Retired law enforcement officer Brett L. Saunders says, “We all must work towards stamping out intolerance around us” — and that it’s particularly important for police to check themselves and their peers.
Let me begin by saying that I’m an old, white, retired law enforcement officer. I probably have more life experiences in common with the men and women in uniform than I do with the thousands of protesters who are facing those officers every night lately, in cities across this country.
In my 30-plus years in law enforcement, and in the time since I retired, I have never liked to publicly comment or speculate on other officers’ contacts with the public. Too many times, a small portion of a much longer interaction is taken out of context, or distorted by emotion, intoxicants, or time, to the point that even some of the situations I have been involved in have been almost unrecognizable when retold at a later date.
That said, I cannot in good conscience keep silent when the images of some police officers that I see on television and social media are so blatantly wrong and unjustifiable. I know that, at times during my career, in the heat of the moment, I have let slip a curse word (or three), or said something else really stupid, but I prided myself that I was a professional law enforcement officer. I would never treat someone differently because of the color of their skin. I was always very conscious of using only the amount of force necessary to affect an arrest, and of treating everyone that I came in contact with fairly. In my pride, I felt that I was above the “racist cop” stereotype.
But did I do everything I could to make the situation better? I have met some racist officers. I’ve heard comments in passing from other officers, but I said nothing. These officers were not in my department, and I felt it was not my place to say anything. But in keeping silent, I was tacitly supporting their racism. For that matter, in my personal life, I’ve heard the “N word” used by older relatives, and even heard racist comments and jokes made in church by people I respected, each time saying nothing. That will stop, for me, now.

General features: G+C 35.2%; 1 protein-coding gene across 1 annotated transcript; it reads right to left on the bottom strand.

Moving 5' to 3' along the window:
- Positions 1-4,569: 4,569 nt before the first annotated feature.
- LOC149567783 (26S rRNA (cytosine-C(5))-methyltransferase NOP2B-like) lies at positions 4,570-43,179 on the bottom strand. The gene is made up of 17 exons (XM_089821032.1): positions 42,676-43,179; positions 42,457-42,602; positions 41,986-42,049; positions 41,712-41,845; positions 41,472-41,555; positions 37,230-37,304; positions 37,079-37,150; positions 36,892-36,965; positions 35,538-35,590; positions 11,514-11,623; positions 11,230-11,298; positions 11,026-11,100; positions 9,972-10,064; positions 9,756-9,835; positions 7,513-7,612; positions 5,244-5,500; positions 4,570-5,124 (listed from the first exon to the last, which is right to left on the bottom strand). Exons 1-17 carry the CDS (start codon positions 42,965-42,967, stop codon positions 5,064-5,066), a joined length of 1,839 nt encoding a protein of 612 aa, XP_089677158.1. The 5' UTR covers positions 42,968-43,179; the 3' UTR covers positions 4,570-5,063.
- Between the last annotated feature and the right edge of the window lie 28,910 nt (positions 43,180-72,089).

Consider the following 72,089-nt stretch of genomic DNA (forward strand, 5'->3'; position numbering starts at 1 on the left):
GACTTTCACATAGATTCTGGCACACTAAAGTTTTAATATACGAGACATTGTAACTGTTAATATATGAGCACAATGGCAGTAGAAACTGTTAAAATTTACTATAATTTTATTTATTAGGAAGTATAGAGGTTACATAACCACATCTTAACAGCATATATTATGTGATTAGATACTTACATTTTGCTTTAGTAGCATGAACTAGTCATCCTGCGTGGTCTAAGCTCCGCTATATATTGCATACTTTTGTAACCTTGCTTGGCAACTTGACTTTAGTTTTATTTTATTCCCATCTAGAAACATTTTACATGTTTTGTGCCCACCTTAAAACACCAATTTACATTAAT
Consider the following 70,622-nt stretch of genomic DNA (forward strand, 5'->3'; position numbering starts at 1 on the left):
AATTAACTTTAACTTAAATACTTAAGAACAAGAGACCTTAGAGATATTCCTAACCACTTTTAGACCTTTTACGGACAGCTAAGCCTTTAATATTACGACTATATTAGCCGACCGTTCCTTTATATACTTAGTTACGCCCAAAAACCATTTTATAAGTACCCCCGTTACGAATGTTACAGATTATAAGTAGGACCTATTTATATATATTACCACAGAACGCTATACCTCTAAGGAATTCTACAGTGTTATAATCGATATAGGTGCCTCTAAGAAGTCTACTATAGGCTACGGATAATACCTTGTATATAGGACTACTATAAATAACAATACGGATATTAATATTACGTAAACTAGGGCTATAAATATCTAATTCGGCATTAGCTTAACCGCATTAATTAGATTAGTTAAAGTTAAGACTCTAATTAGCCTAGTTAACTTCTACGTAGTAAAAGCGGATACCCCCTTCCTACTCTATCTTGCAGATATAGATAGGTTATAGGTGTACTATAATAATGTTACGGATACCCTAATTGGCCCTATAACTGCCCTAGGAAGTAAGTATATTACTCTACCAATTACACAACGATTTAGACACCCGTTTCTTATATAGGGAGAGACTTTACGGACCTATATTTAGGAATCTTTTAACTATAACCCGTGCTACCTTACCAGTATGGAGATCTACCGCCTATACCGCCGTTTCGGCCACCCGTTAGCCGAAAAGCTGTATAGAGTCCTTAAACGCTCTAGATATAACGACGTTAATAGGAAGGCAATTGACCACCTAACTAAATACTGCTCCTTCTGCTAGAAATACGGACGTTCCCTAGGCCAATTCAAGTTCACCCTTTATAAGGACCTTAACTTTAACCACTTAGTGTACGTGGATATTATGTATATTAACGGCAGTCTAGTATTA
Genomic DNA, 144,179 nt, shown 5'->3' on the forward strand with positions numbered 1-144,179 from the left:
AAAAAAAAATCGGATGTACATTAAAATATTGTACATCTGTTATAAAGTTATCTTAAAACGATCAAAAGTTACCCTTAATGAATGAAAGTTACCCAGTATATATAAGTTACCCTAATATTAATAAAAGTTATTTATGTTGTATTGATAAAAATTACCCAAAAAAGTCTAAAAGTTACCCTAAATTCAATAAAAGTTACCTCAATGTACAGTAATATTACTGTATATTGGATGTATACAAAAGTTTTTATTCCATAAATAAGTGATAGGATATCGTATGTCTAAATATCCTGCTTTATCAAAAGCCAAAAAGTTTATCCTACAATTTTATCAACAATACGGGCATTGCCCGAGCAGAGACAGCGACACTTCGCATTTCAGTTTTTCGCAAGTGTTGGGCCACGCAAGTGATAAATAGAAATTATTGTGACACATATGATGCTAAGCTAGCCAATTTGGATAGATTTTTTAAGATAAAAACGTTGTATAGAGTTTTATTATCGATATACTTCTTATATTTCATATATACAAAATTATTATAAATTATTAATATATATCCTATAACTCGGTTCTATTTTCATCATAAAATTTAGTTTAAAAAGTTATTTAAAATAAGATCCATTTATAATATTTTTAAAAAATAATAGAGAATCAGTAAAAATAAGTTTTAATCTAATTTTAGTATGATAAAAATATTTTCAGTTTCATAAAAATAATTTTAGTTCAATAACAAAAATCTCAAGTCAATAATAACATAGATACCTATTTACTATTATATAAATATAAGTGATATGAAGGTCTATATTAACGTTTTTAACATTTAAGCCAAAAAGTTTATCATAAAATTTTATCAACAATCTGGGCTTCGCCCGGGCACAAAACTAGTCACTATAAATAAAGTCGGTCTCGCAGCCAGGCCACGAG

It’s not enough for us, as individuals, to treat everyone with the respect due a fellow human being (although that would be a good start for some). We all must work towards stamping out intolerance around us; speaking up when we see someone being discriminated against because of race, religion, creed, sexual orientation, or any other unimportant difference that small minded people use to distinguish “us” from “them.”
Is this easy? No. Not at all. Especially not in the law enforcement community. If I correct someone in the grocery store, the barber shop, or even church, I’ll be labelled as that cranky old jackass who should mind his own business. Law enforcement is different, though. It is a paramilitary community. In this structure, new officers are expected to learn from more experienced officers. And a law enforcement officer’s life can literally be dependent upon other officers’ support. Speaking out can be a career breaker in some situations.
If a department has systemic racism, it has to be weeded out in all facets of that agency; from the supervisors, to the trainers, the grunts, and the recruits. It is not enough for a class on Bias-Based Policing to be taught in the Basic Academy, or in an In-Service class — which is the bare minimum in most places. Intolerance cannot be allowed to grow in the quiet corners of any of our lives.
In spite of my 30 years of law enforcement cynicism, I believe that we can all do better. I have traveled to other parts of the country where civil rights seem to have been suspended in time from 50 years ago, but in my corner of the world, things have gotten better. Not perfect, but better. And it will continue to get better if we all shine a light on intolerance, and don’t allow it to go unacknowledged.
Note: Op-Eds are contributions from guest writers and do not reflect editorial policy.
Top Photo by John Donegan